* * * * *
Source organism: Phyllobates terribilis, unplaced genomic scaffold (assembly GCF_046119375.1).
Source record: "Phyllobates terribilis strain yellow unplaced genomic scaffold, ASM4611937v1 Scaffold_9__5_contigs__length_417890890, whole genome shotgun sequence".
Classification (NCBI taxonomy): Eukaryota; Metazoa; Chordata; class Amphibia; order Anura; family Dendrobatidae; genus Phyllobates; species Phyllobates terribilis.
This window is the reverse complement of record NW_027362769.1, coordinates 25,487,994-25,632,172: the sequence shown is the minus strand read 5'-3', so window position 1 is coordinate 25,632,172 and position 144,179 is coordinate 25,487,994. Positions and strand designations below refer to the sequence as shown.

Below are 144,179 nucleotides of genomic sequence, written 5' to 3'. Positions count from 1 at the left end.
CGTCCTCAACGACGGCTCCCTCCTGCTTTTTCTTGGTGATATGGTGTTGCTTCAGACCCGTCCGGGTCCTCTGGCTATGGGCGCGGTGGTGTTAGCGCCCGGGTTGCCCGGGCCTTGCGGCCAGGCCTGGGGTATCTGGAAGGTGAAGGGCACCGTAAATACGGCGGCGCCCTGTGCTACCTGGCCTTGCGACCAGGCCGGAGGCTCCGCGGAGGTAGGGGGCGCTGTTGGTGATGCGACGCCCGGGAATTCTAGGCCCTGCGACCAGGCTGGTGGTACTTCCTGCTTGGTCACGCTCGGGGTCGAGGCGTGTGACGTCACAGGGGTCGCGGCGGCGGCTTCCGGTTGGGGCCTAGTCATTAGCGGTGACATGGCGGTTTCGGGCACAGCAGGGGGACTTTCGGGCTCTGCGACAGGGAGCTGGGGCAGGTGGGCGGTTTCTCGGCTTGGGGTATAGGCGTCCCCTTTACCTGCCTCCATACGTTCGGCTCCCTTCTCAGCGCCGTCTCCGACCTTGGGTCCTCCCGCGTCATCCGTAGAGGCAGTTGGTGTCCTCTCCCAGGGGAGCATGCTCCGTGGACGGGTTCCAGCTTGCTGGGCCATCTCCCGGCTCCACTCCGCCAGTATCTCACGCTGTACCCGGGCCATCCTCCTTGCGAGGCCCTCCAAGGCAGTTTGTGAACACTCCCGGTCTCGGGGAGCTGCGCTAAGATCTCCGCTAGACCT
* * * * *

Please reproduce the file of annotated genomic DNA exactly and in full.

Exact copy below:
Source organism: Phyllobates terribilis, unplaced genomic scaffold (assembly GCF_046119375.1).
Source record: "Phyllobates terribilis strain yellow unplaced genomic scaffold, ASM4611937v1 Scaffold_9__5_contigs__length_417890890, whole genome shotgun sequence".
Classification (NCBI taxonomy): Eukaryota; Metazoa; Chordata; class Amphibia; order Anura; family Dendrobatidae; genus Phyllobates; species Phyllobates terribilis.
This window is the reverse complement of record NW_027362769.1, coordinates 25,487,994-25,632,172: the sequence shown is the minus strand read 5'-3', so window position 1 is coordinate 25,632,172 and position 144,179 is coordinate 25,487,994. Positions and strand designations below refer to the sequence as shown.

Below are 144,179 nucleotides of genomic sequence, written 5' to 3'. Positions count from 1 at the left end.
CGTCCTCAACGACGGCTCCCTCCTGCTTTTTCTTGGTGATATGGTGTTGCTTCAGACCCGTCCGGGTCCTCTGGCTATGGGCGCGGTGGTGTTAGCGCCCGGGTTGCCCGGGCCTTGCGGCCAGGCCTGGGGTATCTGGAAGGTGAAGGGCACCGTAAATACGGCGGCGCCCTGTGCTACCTGGCCTTGCGACCAGGCCGGAGGCTCCGCGGAGGTAGGGGGCGCTGTTGGTGATGCGACGCCCGGGAATTCTAGGCCCTGCGACCAGGCTGGTGGTACTTCCTGCTTGGTCACGCTCGGGGTCGAGGCGTGTGACGTCACAGGGGTCGCGGCGGCGGCTTCCGGTTGGGGCCTAGTCATTAGCGGTGACATGGCGGTTTCGGGCACAGCAGGGGGACTTTCGGGCTCTGCGACAGGGAGCTGGGGCAGGTGGGCGGTTTCTCGGCTTGGGGTATAGGCGTCCCCTTTACCTGCCTCCATACGTTCGGCTCCCTTCTCAGCGCCGTCTCCGACCTTGGGTCCTCCCGCGTCATCCGTAGAGGCAGTTGGTGTCCTCTCCCAGGGGAGCATGCTCCGTGGACGGGTTCCAGCTTGCTGGGCCATCTCCCGGCTCCACTCCGCCAGTATCTCACGCTGTACCCGGGCCATCCTCCTTGCGAGGCCCTCCAAGGCAGTTTGTGAACACTCCCGGTCTCGGGGAGCTGCGCTAAGATCTCCGCTAGACCT